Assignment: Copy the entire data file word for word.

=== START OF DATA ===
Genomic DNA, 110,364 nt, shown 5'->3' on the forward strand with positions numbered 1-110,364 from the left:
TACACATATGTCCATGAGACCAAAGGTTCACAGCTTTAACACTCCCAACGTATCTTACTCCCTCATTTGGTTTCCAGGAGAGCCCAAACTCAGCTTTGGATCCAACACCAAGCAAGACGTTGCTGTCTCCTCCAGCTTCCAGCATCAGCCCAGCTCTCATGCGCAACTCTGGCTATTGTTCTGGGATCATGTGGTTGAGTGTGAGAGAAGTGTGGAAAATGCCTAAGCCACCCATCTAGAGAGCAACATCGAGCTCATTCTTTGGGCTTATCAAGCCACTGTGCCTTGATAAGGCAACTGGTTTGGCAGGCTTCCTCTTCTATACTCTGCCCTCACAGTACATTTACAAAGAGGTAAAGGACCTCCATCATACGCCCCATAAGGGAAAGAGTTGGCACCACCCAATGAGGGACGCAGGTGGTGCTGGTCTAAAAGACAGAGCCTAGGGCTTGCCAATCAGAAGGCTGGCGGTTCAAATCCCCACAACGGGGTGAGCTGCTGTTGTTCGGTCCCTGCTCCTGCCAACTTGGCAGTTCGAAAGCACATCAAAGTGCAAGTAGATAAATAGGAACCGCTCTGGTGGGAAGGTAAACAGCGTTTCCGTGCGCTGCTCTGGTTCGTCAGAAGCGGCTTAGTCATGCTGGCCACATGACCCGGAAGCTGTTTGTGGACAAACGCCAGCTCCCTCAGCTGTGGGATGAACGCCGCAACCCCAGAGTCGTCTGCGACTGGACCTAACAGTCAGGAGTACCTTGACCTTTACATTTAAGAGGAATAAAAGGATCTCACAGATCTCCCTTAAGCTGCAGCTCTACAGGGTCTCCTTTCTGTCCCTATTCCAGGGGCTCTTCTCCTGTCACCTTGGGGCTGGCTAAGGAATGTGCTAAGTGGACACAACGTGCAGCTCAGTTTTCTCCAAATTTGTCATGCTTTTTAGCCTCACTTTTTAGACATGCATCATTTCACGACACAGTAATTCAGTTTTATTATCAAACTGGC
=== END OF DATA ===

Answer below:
Genomic DNA, 110,364 nt, shown 5'->3' on the forward strand with positions numbered 1-110,364 from the left:
TACACATATGTCCATGAGACCAAAGGTTCACAGCTTTAACACTCCCAACGTATCTTACTCCCTCATTTGGTTTCCAGGAGAGCCCAAACTCAGCTTTGGATCCAACACCAAGCAAGACGTTGCTGTCTCCTCCAGCTTCCAGCATCAGCCCAGCTCTCATGCGCAACTCTGGCTATTGTTCTGGGATCATGTGGTTGAGTGTGAGAGAAGTGTGGAAAATGCCTAAGCCACCCATCTAGAGAGCAACATCGAGCTCATTCTTTGGGCTTATCAAGCCACTGTGCCTTGATAAGGCAACTGGTTTGGCAGGCTTCCTCTTCTATACTCTGCCCTCACAGTACATTTACAAAGAGGTAAAGGACCTCCATCATACGCCCCATAAGGGAAAGAGTTGGCACCACCCAATGAGGGACGCAGGTGGTGCTGGTCTAAAAGACAGAGCCTAGGGCTTGCCAATCAGAAGGCTGGCGGTTCAAATCCCCACAACGGGGTGAGCTGCTGTTGTTCGGTCCCTGCTCCTGCCAACTTGGCAGTTCGAAAGCACATCAAAGTGCAAGTAGATAAATAGGAACCGCTCTGGTGGGAAGGTAAACAGCGTTTCCGTGCGCTGCTCTGGTTCGTCAGAAGCGGCTTAGTCATGCTGGCCACATGACCCGGAAGCTGTTTGTGGACAAACGCCAGCTCCCTCAGCTGTGGGATGAACGCCGCAACCCCAGAGTCGTCTGCGACTGGACCTAACAGTCAGGAGTACCTTGACCTTTACATTTAAGAGGAATAAAAGGATCTCACAGATCTCCCTTAAGCTGCAGCTCTACAGGGTCTCCTTTCTGTCCCTATTCCAGGGGCTCTTCTCCTGTCACCTTGGGGCTGGCTAAGGAATGTGCTAAGTGGACACAACGTGCAGCTCAGTTTTCTCCAAATTTGTCATGCTTTTTAGCCTCACTTTTTAGACATGCATCATTTCACGACACAGTAATTCAGTTTTATTATCAAACTGGC